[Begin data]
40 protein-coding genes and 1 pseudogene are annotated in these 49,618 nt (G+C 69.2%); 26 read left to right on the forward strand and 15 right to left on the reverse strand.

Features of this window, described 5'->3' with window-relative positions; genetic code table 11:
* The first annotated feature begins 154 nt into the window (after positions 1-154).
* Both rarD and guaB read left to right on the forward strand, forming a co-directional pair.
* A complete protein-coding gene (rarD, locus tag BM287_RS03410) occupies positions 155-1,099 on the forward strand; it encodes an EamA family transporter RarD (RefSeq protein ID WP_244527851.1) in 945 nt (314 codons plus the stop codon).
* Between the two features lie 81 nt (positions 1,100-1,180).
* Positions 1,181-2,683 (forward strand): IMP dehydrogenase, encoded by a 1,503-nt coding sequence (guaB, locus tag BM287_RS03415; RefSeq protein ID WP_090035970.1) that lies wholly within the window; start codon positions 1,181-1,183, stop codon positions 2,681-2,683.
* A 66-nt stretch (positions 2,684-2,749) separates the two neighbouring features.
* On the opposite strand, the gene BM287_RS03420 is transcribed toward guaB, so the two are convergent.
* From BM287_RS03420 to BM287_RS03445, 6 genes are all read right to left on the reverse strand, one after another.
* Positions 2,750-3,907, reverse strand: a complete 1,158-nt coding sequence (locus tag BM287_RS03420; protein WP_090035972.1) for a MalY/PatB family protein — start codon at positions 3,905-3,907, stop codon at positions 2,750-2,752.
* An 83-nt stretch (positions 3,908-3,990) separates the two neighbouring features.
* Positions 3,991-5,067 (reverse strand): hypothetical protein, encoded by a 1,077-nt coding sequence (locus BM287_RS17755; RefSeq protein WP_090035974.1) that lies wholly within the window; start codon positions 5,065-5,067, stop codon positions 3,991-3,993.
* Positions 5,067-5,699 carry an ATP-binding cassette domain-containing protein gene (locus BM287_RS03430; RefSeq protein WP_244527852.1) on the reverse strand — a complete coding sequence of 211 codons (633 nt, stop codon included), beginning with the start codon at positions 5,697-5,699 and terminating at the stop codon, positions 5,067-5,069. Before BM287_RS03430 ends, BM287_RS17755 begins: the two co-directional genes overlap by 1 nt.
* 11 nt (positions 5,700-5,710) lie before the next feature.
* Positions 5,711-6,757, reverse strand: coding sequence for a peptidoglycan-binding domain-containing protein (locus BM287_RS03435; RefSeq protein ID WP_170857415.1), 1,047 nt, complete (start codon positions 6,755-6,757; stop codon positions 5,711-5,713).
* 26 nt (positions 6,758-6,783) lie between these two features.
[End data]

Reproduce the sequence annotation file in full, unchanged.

40 protein-coding genes and 1 pseudogene are annotated in these 49,618 nt (G+C 69.2%); 26 read left to right on the forward strand and 15 right to left on the reverse strand.

Features of this window, described 5'->3' with window-relative positions; genetic code table 11:
* The first annotated feature begins 154 nt into the window (after positions 1-154).
* Both rarD and guaB read left to right on the forward strand, forming a co-directional pair.
* A complete protein-coding gene (rarD, locus tag BM287_RS03410) occupies positions 155-1,099 on the forward strand; it encodes an EamA family transporter RarD (RefSeq protein ID WP_244527851.1) in 945 nt (314 codons plus the stop codon).
* Between the two features lie 81 nt (positions 1,100-1,180).
* Positions 1,181-2,683 (forward strand): IMP dehydrogenase, encoded by a 1,503-nt coding sequence (guaB, locus tag BM287_RS03415; RefSeq protein ID WP_090035970.1) that lies wholly within the window; start codon positions 1,181-1,183, stop codon positions 2,681-2,683.
* A 66-nt stretch (positions 2,684-2,749) separates the two neighbouring features.
* On the opposite strand, the gene BM287_RS03420 is transcribed toward guaB, so the two are convergent.
* From BM287_RS03420 to BM287_RS03445, 6 genes are all read right to left on the reverse strand, one after another.
* Positions 2,750-3,907, reverse strand: a complete 1,158-nt coding sequence (locus tag BM287_RS03420; protein WP_090035972.1) for a MalY/PatB family protein — start codon at positions 3,905-3,907, stop codon at positions 2,750-2,752.
* An 83-nt stretch (positions 3,908-3,990) separates the two neighbouring features.
* Positions 3,991-5,067 (reverse strand): hypothetical protein, encoded by a 1,077-nt coding sequence (locus BM287_RS17755; RefSeq protein WP_090035974.1) that lies wholly within the window; start codon positions 5,065-5,067, stop codon positions 3,991-3,993.
* Positions 5,067-5,699 carry an ATP-binding cassette domain-containing protein gene (locus BM287_RS03430; RefSeq protein WP_244527852.1) on the reverse strand — a complete coding sequence of 211 codons (633 nt, stop codon included), beginning with the start codon at positions 5,697-5,699 and terminating at the stop codon, positions 5,067-5,069. Before BM287_RS03430 ends, BM287_RS17755 begins: the two co-directional genes overlap by 1 nt.
* 11 nt (positions 5,700-5,710) lie before the next feature.
* Positions 5,711-6,757, reverse strand: coding sequence for a peptidoglycan-binding domain-containing protein (locus BM287_RS03435; RefSeq protein ID WP_170857415.1), 1,047 nt, complete (start codon positions 6,755-6,757; stop codon positions 5,711-5,713).
* 26 nt (positions 6,758-6,783) lie between these two features.